In spite of the fact that Judge Gary Thomas ruled that COAST (Citizens for Open Access to Land and Tide) represented only themselves as individuals, and couldn't claim rights on behalf of the public, the citizens' advocate group will appeal the ruling.
There is precedent for such an appeal. "Our intention is to file a Writ of Mandate such as Dietz did in his case against King," said Roger Hart, who is coordinator for the team of pro bono lawyers who brought the suit. "The Dietz case showed that citizen groups can sue private persons for the public good." The Dietz case was declared valid by the California Supreme Court.
The judge's ruling came just one day before the jury trial, set for July 11th. Various people were all set to give depositions as to their historic rights to the beach. One such a person had spent his honeymoon at Stinson Beach in 1937, and walked to the end of the sandspit, where he picnicked with his new wife.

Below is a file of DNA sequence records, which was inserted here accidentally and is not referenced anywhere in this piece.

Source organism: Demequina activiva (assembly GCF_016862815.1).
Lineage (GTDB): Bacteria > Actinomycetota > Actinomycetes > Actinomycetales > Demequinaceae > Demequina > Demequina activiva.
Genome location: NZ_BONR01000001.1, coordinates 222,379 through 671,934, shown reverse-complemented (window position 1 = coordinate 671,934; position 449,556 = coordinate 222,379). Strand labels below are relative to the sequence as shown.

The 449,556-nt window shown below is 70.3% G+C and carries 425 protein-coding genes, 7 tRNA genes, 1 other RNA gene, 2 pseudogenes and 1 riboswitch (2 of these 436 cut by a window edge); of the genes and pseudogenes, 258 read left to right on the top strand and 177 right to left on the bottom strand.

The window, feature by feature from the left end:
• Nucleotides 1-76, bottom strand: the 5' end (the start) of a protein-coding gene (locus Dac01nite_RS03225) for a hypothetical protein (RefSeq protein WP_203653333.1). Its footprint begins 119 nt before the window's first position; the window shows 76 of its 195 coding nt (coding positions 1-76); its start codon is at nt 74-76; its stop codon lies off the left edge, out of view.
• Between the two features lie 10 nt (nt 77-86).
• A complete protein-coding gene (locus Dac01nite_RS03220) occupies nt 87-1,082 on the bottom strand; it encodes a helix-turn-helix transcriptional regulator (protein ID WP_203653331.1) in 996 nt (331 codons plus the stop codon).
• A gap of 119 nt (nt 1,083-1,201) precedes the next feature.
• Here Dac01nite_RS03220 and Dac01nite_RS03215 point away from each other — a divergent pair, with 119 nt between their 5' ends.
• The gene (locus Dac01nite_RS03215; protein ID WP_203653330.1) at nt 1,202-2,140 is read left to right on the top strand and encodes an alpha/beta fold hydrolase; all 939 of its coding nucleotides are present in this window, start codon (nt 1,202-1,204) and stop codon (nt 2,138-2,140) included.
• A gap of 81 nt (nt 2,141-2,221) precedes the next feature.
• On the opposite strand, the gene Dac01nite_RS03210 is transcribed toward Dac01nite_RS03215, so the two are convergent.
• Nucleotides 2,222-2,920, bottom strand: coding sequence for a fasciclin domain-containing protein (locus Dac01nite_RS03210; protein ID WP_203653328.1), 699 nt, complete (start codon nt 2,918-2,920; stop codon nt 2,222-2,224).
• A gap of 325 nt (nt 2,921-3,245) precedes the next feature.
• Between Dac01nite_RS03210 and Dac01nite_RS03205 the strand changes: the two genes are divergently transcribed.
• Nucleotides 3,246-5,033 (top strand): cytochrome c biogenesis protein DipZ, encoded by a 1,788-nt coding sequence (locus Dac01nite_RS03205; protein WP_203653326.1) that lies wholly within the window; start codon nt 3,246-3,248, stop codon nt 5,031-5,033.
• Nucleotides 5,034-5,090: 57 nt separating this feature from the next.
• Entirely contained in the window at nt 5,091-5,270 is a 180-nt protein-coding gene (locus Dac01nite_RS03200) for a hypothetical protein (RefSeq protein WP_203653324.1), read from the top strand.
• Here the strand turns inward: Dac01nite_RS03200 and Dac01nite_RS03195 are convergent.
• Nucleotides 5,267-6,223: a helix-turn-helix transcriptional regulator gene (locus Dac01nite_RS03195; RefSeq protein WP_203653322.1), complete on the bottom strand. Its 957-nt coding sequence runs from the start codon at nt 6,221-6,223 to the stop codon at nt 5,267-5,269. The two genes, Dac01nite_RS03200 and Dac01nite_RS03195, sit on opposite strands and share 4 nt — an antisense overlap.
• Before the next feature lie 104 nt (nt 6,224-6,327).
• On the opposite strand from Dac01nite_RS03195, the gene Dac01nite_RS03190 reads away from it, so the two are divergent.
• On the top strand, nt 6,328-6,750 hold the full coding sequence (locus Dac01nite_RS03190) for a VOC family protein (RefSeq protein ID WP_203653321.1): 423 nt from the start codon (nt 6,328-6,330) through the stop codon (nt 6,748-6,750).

In an agreement signed by the California Coastal Commission, the U.S. Department of the Interior, serveral title companies and representatives of the Seadrift Association, (who, incidentally, met behind closed doors with no member of the general public present), they crafted a settlement which greatly reduces public access to the Seadrift Beach.
Among other things, the public is restricted to the wet sand area, may not go within 60 feet of the houses, does not allow group sports or alcohol on Seadrift Beach, and the public is not allowed access to the beach between 10 p.m. and one hour before sunrise. But it is the ban on picnicking that particularly irks old-timers. To walk to the end of the sandspit and picnic on the beach was almost a ritual.
The public has sued Seadrift before and will probably sue again to regain their historic rights to the Seadrift Beach. Many old-timers remember when Seadrift didn't exist. There was just a mound of sand dunes where Seadrift now is a luxury locked-gate community.
Is the COAST lawsuit going to prevail? "I hope so," said Hurt. "It is so important when our institutions don't do their job or they compromise it."
This reporter thinks Hurt was referring to the Coastal Commission, which recently, under the Republican leadership, is more likely to consider property rights than public access.